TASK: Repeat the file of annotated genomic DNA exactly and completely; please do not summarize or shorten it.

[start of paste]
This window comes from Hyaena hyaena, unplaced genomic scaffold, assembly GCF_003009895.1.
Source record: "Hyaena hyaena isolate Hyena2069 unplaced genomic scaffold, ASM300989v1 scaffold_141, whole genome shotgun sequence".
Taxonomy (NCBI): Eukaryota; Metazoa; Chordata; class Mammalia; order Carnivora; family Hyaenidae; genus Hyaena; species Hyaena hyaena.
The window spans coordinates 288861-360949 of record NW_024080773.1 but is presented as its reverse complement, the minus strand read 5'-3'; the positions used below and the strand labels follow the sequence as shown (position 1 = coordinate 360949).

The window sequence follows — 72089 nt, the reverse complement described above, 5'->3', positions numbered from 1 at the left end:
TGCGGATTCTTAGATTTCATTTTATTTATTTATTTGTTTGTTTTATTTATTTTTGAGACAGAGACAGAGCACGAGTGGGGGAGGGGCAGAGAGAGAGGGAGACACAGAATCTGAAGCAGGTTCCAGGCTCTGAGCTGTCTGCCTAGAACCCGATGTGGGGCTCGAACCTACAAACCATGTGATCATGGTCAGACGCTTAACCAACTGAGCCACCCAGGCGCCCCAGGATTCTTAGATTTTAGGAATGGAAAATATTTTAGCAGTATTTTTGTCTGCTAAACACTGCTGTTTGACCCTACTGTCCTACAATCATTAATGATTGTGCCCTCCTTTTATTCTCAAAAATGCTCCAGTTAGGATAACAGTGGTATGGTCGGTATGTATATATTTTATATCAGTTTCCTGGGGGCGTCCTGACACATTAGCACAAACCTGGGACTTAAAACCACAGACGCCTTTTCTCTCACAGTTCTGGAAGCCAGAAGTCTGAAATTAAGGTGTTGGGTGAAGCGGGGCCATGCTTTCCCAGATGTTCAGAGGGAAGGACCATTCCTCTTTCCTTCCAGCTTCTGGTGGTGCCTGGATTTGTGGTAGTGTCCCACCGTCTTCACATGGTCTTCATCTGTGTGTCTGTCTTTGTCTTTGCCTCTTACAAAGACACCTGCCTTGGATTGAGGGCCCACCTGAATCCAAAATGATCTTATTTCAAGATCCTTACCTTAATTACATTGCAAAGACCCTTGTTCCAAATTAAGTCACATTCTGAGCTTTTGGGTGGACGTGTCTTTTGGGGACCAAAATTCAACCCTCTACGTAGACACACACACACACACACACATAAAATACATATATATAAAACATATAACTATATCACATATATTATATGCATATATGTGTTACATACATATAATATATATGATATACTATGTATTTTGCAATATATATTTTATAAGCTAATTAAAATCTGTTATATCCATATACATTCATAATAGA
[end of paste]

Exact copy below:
This window comes from Hyaena hyaena, unplaced genomic scaffold, assembly GCF_003009895.1.
Source record: "Hyaena hyaena isolate Hyena2069 unplaced genomic scaffold, ASM300989v1 scaffold_141, whole genome shotgun sequence".
Taxonomy (NCBI): Eukaryota; Metazoa; Chordata; class Mammalia; order Carnivora; family Hyaenidae; genus Hyaena; species Hyaena hyaena.
The window spans coordinates 288861-360949 of record NW_024080773.1 but is presented as its reverse complement, the minus strand read 5'-3'; the positions used below and the strand labels follow the sequence as shown (position 1 = coordinate 360949).

The window sequence follows — 72089 nt, the reverse complement described above, 5'->3', positions numbered from 1 at the left end:
TGCGGATTCTTAGATTTCATTTTATTTATTTATTTGTTTGTTTTATTTATTTTTGAGACAGAGACAGAGCACGAGTGGGGGAGGGGCAGAGAGAGAGGGAGACACAGAATCTGAAGCAGGTTCCAGGCTCTGAGCTGTCTGCCTAGAACCCGATGTGGGGCTCGAACCTACAAACCATGTGATCATGGTCAGACGCTTAACCAACTGAGCCACCCAGGCGCCCCAGGATTCTTAGATTTTAGGAATGGAAAATATTTTAGCAGTATTTTTGTCTGCTAAACACTGCTGTTTGACCCTACTGTCCTACAATCATTAATGATTGTGCCCTCCTTTTATTCTCAAAAATGCTCCAGTTAGGATAACAGTGGTATGGTCGGTATGTATATATTTTATATCAGTTTCCTGGGGGCGTCCTGACACATTAGCACAAACCTGGGACTTAAAACCACAGACGCCTTTTCTCTCACAGTTCTGGAAGCCAGAAGTCTGAAATTAAGGTGTTGGGTGAAGCGGGGCCATGCTTTCCCAGATGTTCAGAGGGAAGGACCATTCCTCTTTCCTTCCAGCTTCTGGTGGTGCCTGGATTTGTGGTAGTGTCCCACCGTCTTCACATGGTCTTCATCTGTGTGTCTGTCTTTGTCTTTGCCTCTTACAAAGACACCTGCCTTGGATTGAGGGCCCACCTGAATCCAAAATGATCTTATTTCAAGATCCTTACCTTAATTACATTGCAAAGACCCTTGTTCCAAATTAAGTCACATTCTGAGCTTTTGGGTGGACGTGTCTTTTGGGGACCAAAATTCAACCCTCTACGTAGACACACACACACACACACACATAAAATACATATATATAAAACATATAACTATATCACATATATTATATGCATATATGTGTTACATACATATAATATATATGATATACTATGTATTTTGCAATATATATTTTATAAGCTAATTAAAATCTGTTATATCCATATACATTCATAATAGA